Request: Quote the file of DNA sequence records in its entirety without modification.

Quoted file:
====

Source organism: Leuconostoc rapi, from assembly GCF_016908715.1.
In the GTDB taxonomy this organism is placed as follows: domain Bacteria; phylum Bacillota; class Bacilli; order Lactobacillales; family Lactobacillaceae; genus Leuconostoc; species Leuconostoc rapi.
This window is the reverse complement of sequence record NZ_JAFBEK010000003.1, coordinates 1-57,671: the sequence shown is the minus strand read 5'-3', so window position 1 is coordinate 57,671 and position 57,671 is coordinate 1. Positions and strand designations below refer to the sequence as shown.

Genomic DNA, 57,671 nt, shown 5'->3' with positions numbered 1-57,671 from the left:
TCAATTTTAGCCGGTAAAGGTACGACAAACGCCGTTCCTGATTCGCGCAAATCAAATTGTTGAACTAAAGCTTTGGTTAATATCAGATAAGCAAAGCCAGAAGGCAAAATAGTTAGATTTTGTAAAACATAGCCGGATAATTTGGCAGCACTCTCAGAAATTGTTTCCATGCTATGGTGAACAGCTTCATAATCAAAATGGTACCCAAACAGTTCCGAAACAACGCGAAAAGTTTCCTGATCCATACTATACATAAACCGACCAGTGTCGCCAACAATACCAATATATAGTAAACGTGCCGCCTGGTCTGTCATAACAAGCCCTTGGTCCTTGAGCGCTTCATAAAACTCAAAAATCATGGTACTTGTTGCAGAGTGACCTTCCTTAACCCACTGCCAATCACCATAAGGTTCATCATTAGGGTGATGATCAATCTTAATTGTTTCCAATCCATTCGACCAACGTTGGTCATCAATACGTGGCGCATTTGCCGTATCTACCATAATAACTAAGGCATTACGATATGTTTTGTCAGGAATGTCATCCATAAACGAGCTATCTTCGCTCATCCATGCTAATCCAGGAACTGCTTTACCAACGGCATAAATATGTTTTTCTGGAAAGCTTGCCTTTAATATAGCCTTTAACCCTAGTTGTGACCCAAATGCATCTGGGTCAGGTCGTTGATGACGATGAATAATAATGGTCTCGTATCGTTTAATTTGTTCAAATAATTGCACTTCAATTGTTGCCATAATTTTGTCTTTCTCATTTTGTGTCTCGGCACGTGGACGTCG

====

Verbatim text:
Source organism: Leuconostoc rapi, from assembly GCF_016908715.1.
In the GTDB taxonomy this organism is placed as follows: domain Bacteria; phylum Bacillota; class Bacilli; order Lactobacillales; family Lactobacillaceae; genus Leuconostoc; species Leuconostoc rapi.
This window is the reverse complement of sequence record NZ_JAFBEK010000003.1, coordinates 1-57,671: the sequence shown is the minus strand read 5'-3', so window position 1 is coordinate 57,671 and position 57,671 is coordinate 1. Positions and strand designations below refer to the sequence as shown.

Genomic DNA, 57,671 nt, shown 5'->3' with positions numbered 1-57,671 from the left:
TCAATTTTAGCCGGTAAAGGTACGACAAACGCCGTTCCTGATTCGCGCAAATCAAATTGTTGAACTAAAGCTTTGGTTAATATCAGATAAGCAAAGCCAGAAGGCAAAATAGTTAGATTTTGTAAAACATAGCCGGATAATTTGGCAGCACTCTCAGAAATTGTTTCCATGCTATGGTGAACAGCTTCATAATCAAAATGGTACCCAAACAGTTCCGAAACAACGCGAAAAGTTTCCTGATCCATACTATACATAAACCGACCAGTGTCGCCAACAATACCAATATATAGTAAACGTGCCGCCTGGTCTGTCATAACAAGCCCTTGGTCCTTGAGCGCTTCATAAAACTCAAAAATCATGGTACTTGTTGCAGAGTGACCTTCCTTAACCCACTGCCAATCACCATAAGGTTCATCATTAGGGTGATGATCAATCTTAATTGTTTCCAATCCATTCGACCAACGTTGGTCATCAATACGTGGCGCATTTGCCGTATCTACCATAATAACTAAGGCATTACGATATGTTTTGTCAGGAATGTCATCCATAAACGAGCTATCTTCGCTCATCCATGCTAATCCAGGAACTGCTTTACCAACGGCATAAATATGTTTTTCTGGAAAGCTTGCCTTTAATATAGCCTTTAACCCTAGTTGTGACCCAAATGCATCTGGGTCAGGTCGTTGATGACGATGAATAATAATGGTCTCGTATCGTTTAATTTGTTCAAATAATTGCACTTCAATTGTTGCCATAATTTTGTCTTTCTCATTTTGTGTCTCGGCACGTGGACGTCG